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Nvidia RTX 3060 Ti graphics card could be getting a new version

Nvidia GeForce RTX 3060 Ti graphics card top view
(Image credit: Nvidia)
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Nvidia’s RTX 3060 Ti could be coming in a new version built around a different GPU, if what we’re hearing from the rumor mill is correct.

The existing RTX 3060 Ti uses the GA104 chip, but the purportedly incoming new version of the desktop graphics card will switch to the GA103, a beefier GPU, as per a tweet from HXL.

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As you can see above, the Twitter leaker spotted the 3060 Ti with GA103 GPU as a new entry in the release notes for the latest beta of benchmarking tool AIDA64.

Take all this with the usual helping of condiments, naturally, and consider that maybe someone at AIDA64 has made a mistake here. However, that doesn’t seem likely, as we have heard this rumor before, with the GA103 listed for the RTX 3060 Ti in an Nvidia Studio driver. (Further note that the GA103 has been spotted as the engine of an RTX 3080 Ti laptop card).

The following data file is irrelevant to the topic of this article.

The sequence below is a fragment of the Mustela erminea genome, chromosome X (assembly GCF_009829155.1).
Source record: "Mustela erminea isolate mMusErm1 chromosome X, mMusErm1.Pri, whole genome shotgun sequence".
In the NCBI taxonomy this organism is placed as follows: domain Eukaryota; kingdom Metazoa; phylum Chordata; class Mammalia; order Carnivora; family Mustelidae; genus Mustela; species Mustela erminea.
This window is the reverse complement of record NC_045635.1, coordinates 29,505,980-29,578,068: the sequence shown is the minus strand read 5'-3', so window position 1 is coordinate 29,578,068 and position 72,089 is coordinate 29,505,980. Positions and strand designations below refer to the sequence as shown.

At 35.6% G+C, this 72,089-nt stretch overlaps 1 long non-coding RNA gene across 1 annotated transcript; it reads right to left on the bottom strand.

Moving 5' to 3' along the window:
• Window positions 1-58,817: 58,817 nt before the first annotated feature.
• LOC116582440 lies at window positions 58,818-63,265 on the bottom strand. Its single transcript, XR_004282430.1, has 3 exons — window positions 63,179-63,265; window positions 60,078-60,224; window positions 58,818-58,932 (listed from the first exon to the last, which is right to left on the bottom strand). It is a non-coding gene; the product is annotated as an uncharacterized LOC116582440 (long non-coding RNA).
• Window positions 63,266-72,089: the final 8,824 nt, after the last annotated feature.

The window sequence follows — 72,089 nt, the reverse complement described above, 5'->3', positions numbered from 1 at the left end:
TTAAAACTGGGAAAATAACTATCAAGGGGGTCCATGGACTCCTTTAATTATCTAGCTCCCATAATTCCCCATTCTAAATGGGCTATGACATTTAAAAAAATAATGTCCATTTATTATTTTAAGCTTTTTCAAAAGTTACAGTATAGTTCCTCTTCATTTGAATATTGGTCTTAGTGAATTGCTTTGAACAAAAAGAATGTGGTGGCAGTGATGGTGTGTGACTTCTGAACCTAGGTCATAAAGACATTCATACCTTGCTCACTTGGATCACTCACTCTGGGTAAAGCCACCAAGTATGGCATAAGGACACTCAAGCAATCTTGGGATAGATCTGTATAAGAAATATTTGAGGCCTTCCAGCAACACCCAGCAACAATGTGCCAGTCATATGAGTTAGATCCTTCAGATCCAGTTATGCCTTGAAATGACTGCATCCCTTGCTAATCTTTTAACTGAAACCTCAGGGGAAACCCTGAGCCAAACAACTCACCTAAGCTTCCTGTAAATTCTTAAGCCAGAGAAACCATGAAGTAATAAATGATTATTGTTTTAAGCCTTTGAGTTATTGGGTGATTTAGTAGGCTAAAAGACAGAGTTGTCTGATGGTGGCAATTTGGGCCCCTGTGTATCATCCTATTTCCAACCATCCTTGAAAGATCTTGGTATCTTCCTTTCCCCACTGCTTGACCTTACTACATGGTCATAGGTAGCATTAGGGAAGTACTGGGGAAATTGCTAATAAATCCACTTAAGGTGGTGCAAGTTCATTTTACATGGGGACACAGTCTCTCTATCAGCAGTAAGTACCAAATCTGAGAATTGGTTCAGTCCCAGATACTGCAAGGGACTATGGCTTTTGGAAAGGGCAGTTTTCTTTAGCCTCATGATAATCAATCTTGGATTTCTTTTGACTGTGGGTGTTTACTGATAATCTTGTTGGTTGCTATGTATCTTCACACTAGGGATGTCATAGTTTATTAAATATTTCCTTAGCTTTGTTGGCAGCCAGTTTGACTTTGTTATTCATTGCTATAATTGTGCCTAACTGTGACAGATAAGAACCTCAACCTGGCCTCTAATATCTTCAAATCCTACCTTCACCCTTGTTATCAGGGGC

It’s also important to make it clear that while the GA103 is a higher-end GPU than the existing GA104, it will be cut-down so the spec of the theoretical new model of the RTX 3060 Ti will be the same (4,864 CUDA cores). Obviously you couldn’t have a 3060 Ti with a beefier spec than the models already on sale (or sold).


Analysis: If the new variant is happening, expect some marginal improvements

If this is happening, then the question that likely immediately pops into your mind is why is Nvidia doing this? We don’t know, of course, but can guess that it’s necessary for allocation reasons in whatever production runs are going on with Team Green’s GPUs right now.

While there will be no outward differences between these two RTX 3060 Ti models, as Tom’s Hardware, which flagged this up, points out, there could be small advantages for the new 3060 Ti in theory. It might run a little cooler due to that GPU, and therefore be capable of being clocked up to higher speeds by those enthusiasts who are interested in overclocking; but any variations should be pretty marginal.

It’s never ideal when a graphics card SKU ends up with two different versions like this, as it leads to a transition period where the new model comes onto shelves as the old one still has stock going out there (albeit there isn’t much inventory of anything around right now), and buyers could be left wondering which variant they’re getting.

Nvidia would certainly need to make sure any slight differences were positive in favor of the new graphics card, and not drawbacks for it, for obvious reasons.

Darren is a freelancer writing news and features for TechRadar (and occasionally T3) across a broad range of computing topics including CPUs, GPUs, various other hardware, VPNs, antivirus and more. He has written about tech for the best part of three decades, and writes books in his spare time (his debut novel - 'I Know What You Did Last Supper' - was published by Hachette UK in 2013).